Broncos and Rockies fans endure freezing temperatures at Invesco Field and blazing sun at Coors Field to watch their favorite athletes. Professional cycling fans are just as intense. They wake up at 4:30 am in July to follow the mountain stages of the Tour de France on television. They will stand in the rain for hours to see their favorite pro-cyclists speed by at arm’s length.
What’s different about pro-cycling from the traditional American sports? Watching pro-cyclist athletes is free. The action takes place outside on the road. These elite athletes pedal by our favorite ice cream shops, our homes, and the hills and mountains in our backyards. In many ways pro-cycling is a community sport.
With the USA Pro Cycling Challenge (USAPCC) coming to Golden, we asked Johan Bruyneel, a two-time Tour de France stage-winner and coach who has guided his teams to nine Tour de France victories, author, and Manager of the American Team RadioShack, his thoughts on how the race benefits the Golden community. Please comment below with your own ideas on what bringing pro-cycling to Golden means to you. Then join us on the morning of August 28th at the USAPCC stage start in downtown Golden!
What are the benefits to a community from hosting a pro-cycling race?
Well I think Colorado is a perfect place to hold a professional cycling race, especially one of the caliber of the USA Pro Cycling Challenge. The terrain, summer climate and enthusiasm from the residents are ideal. Knowing the management of Medalist Sports, this will be another excellent and professional race.
Now when you ask me specifically about the benefits to a community, I think it has to go beyond the fact that the residents simply like cycling. A few that come to mind:
- Having a cycling race has shown a positive economic impact on the states and the towns. With teams, race officials, and visitors coming, businesses see an increase in profitable business. [Author’s note: race officials estimate a $38 million economic impact to Colorado from the USA Pro Cycling Challenge.]
- I think it also provides a sense of community. What I mean is that when a cycling race starts or finishes in the town, it usually is a source of pride for the people living there. It’s an opportunity for the residents to show off their town to riders and visitors. We go to many towns and have people – who are not necessarily cycling fans – come to the bus and welcome us to their town. It’s a nice way to unite a town behind one specific event (often this is the biggest event for that town during the year).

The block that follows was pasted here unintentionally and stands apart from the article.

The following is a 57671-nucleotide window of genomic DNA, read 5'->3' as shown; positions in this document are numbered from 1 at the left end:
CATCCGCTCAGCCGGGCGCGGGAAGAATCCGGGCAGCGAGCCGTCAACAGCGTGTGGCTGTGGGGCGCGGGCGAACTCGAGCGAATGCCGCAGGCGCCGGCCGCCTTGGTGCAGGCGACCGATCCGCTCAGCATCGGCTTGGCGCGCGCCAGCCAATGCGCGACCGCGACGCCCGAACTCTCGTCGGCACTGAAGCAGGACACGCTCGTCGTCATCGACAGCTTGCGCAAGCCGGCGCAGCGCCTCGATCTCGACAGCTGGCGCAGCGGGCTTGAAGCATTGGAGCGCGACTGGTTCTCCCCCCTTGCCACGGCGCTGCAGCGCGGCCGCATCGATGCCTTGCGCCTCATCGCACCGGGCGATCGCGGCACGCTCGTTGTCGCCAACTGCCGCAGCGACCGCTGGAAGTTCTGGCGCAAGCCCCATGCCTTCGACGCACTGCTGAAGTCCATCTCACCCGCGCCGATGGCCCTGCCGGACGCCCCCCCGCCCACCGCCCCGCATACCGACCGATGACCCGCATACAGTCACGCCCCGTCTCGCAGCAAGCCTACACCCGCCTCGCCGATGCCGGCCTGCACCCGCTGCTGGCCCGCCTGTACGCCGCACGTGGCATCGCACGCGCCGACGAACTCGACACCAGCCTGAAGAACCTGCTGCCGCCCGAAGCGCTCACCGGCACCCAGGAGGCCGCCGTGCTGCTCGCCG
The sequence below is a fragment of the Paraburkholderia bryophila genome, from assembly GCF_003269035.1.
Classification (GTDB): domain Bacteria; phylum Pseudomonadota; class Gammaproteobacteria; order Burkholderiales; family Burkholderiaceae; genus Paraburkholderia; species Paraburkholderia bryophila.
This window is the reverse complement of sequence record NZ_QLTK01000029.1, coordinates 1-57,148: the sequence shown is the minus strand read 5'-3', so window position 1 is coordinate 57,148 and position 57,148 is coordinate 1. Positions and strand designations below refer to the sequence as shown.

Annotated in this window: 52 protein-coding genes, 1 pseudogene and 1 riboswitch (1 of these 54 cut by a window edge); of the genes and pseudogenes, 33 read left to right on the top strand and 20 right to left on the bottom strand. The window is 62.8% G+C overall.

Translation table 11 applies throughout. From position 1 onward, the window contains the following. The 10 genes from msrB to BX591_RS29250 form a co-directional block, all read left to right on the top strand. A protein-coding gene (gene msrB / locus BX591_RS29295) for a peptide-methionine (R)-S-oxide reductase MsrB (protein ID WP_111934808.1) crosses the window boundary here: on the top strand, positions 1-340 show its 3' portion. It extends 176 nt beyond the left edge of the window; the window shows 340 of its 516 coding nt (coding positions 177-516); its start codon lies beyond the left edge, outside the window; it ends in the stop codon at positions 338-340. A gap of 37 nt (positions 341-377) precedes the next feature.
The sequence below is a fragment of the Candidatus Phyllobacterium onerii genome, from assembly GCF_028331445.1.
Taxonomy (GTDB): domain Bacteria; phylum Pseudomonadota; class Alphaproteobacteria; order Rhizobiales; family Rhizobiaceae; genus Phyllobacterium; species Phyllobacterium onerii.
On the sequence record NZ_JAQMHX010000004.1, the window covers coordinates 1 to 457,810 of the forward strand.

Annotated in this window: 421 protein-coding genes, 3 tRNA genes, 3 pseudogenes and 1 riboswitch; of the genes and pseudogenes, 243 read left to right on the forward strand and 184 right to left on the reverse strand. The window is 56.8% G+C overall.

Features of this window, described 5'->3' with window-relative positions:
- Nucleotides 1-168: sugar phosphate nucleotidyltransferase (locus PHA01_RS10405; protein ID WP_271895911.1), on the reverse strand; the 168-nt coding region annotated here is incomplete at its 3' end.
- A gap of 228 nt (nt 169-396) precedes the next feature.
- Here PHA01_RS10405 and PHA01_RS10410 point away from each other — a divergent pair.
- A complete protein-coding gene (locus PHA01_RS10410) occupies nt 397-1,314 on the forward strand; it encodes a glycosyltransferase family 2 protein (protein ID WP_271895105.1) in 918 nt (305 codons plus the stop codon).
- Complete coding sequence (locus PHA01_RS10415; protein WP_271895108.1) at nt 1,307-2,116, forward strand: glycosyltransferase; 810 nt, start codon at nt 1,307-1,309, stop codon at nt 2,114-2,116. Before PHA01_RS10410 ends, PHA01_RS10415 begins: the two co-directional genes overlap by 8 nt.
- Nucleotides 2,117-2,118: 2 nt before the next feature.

- There is no other sport that showcases the beauty of a country, state, city or region as well as cycling. It’s not played in a stadium or arena. It takes place outside – in the natural elements. This is then broadcasted on television and serves as an authentic promotion for tourist visits. I think if the tourist board supports the race, you can really use the race to drive specific tourist goals. I know Adelaide, Australia has done this very well with the Tour Down Under. It has helped put Adelaide on the map as a great tourist destination via the platform of cycling. [Author’s note: The Colorado Tourism Office is a founding partner of the USA Pro Cycling Challenge.]
- In this world of obesity and health concerns, cycling is a sport that is easy and healthy for everyone to participate in (assuming they have or can afford a bike). A professional race brings in role models for not only children, but adults – urging them to lead a healthy lifestyle. Many times there are health related expos accompanying the race or even an event where fans can ride the course or laps. It’s a great sport to watch, but I think participating in the activity is even better. We need more cyclists on the road. [Author’s note: Golden’s Health, Wellness, and Sustainability Expo in Parfet Park, 10th St. and Washington Ave., on August 27th and 28th is a must-visit.]